So how does it work? No need to make things too complicated, observers need only follow their instinct: the hour is read off by following the arrows pointing to numerals. In actual fact, the minutes hand is the movement and the hours hand is the platform on which this hand turns. This makes it like a fairground carrousel in which the movement revolves once an hour and can thus act as a minutes hand.
And what about the crown? Given that Ulysse Nardin has opted to do without, how is the watch wound and set to time? Using the bezel. A small engraved latch juts out between the lugs at 6 o’clock. Lifting it unblocks the ratcheted bezel, thereby making it possible to move the hands – and in fact the movement itself. The same applies to winding, but this time via the caseback which is actually a second bezel.
A brief word on the escapement, which is a patented Ulysse Nardin system with double direct impulse on the balance, equipped with two escape-wheels. The latter are made of silicon, like the balance-spring. Ulysse Nardin is a pioneer in the use of this material and a major supplier of components made from it. To demonstrate this expertise, Ulysse Nardin launched its Diamond Heart limited series in which silicon was replaced by synthetic diamond in order to further reduce friction. It followed up with the DIAMonSil series which combined the advantages of diamond and silicon in a dazzling demonstration of technical sophistication.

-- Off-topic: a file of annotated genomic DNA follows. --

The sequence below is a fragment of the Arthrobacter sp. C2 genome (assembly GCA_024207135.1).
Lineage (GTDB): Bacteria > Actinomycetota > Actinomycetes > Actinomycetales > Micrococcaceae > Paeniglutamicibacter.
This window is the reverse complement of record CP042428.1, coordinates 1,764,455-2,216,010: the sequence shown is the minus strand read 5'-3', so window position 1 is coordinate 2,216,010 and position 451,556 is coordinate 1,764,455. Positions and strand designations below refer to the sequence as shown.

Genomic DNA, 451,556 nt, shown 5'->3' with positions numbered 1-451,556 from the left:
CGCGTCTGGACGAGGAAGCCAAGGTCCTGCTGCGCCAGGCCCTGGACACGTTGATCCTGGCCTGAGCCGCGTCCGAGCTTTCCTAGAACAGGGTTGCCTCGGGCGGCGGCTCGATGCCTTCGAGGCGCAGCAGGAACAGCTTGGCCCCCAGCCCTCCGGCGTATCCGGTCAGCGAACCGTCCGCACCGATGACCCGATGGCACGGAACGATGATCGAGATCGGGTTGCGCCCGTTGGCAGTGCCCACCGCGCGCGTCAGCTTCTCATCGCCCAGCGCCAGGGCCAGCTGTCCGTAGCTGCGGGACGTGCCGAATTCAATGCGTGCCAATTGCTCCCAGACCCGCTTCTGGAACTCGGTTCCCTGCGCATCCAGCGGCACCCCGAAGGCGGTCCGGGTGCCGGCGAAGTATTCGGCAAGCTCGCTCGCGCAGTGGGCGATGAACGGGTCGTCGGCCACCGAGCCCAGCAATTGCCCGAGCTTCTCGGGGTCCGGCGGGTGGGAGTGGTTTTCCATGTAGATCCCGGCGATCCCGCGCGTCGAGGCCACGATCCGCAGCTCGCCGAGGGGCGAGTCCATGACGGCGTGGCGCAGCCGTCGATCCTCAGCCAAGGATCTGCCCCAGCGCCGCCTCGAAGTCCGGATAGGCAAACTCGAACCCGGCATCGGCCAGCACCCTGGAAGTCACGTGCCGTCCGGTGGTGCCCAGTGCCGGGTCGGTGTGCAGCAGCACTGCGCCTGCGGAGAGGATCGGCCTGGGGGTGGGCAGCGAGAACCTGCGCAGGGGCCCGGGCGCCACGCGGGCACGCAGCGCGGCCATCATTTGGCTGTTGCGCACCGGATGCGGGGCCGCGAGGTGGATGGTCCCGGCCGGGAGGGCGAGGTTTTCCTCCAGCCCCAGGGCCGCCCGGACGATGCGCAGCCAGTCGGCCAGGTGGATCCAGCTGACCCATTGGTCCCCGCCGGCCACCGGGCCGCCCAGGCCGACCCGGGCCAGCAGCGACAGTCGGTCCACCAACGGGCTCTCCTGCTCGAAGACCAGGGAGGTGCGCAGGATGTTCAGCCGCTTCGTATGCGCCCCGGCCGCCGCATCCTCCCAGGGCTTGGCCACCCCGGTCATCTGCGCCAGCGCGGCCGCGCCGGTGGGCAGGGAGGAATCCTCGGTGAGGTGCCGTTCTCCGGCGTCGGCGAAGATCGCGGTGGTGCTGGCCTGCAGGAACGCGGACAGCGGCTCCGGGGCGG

The Freak has evolved over the years. First of all, the fascinatingly free shape of its hand/movement has been subtly modified, becoming increasingly slimmer – and even imitating the shape of an anchor in the Freak Cruiser, a logical nod to the nautical ties cultivated by a brand such as Ulysse Nardin. In parallel, the Freak has been interpreted in many different and sometimes highly technical ways. The Diavolo is both a tourbillon and a karussel in the horological sense of the term, in that its balance and its escape-wheels are mounted in a carriage that spins on its axis once a minute, whereas the movement revolves in one hour. In operational terms, it is a tourbillon on a tourbillon.
The FreakLab represents the latest generation. It follows the path of history with a balance wheel now placed in the middle of the watch and no longer cantilevered off on the side. The upper bridge/hand has been redesigned to be both longer and more legible, adding a lighter touch to the watch design. It also indicates the date and served as the technical basis for the new model introduced in 2016 and named FreakWing. Developed to mark the brand’s partnership with the Artemis sailing team, it is made of titanium and carbon fibre. Its triangular, ultra-skeletonised upperbridge/hand shaped like a sail.
For the past 15 years, the Freak has been following its own strange path and continues to demonstrate its timeliness and relevance as an original watch based on a powerful concept that lends itself to constant new developments. One thing that remains unchanged is its stature, as this is a watch that is large and above all very thick. Its 45 mm diameter is further accentuated by the great depth of what goes on beneath the sapphire crystal. It stages an exuberantly full-scale show. The Freak is thus naturally not to everyone’s taste. It is a research lab as well as an object of horological pleasure. People wear a Freak either because they have succumbed to the charm of its weird look, or because they admire such a blend of novelty, originality and efficiency.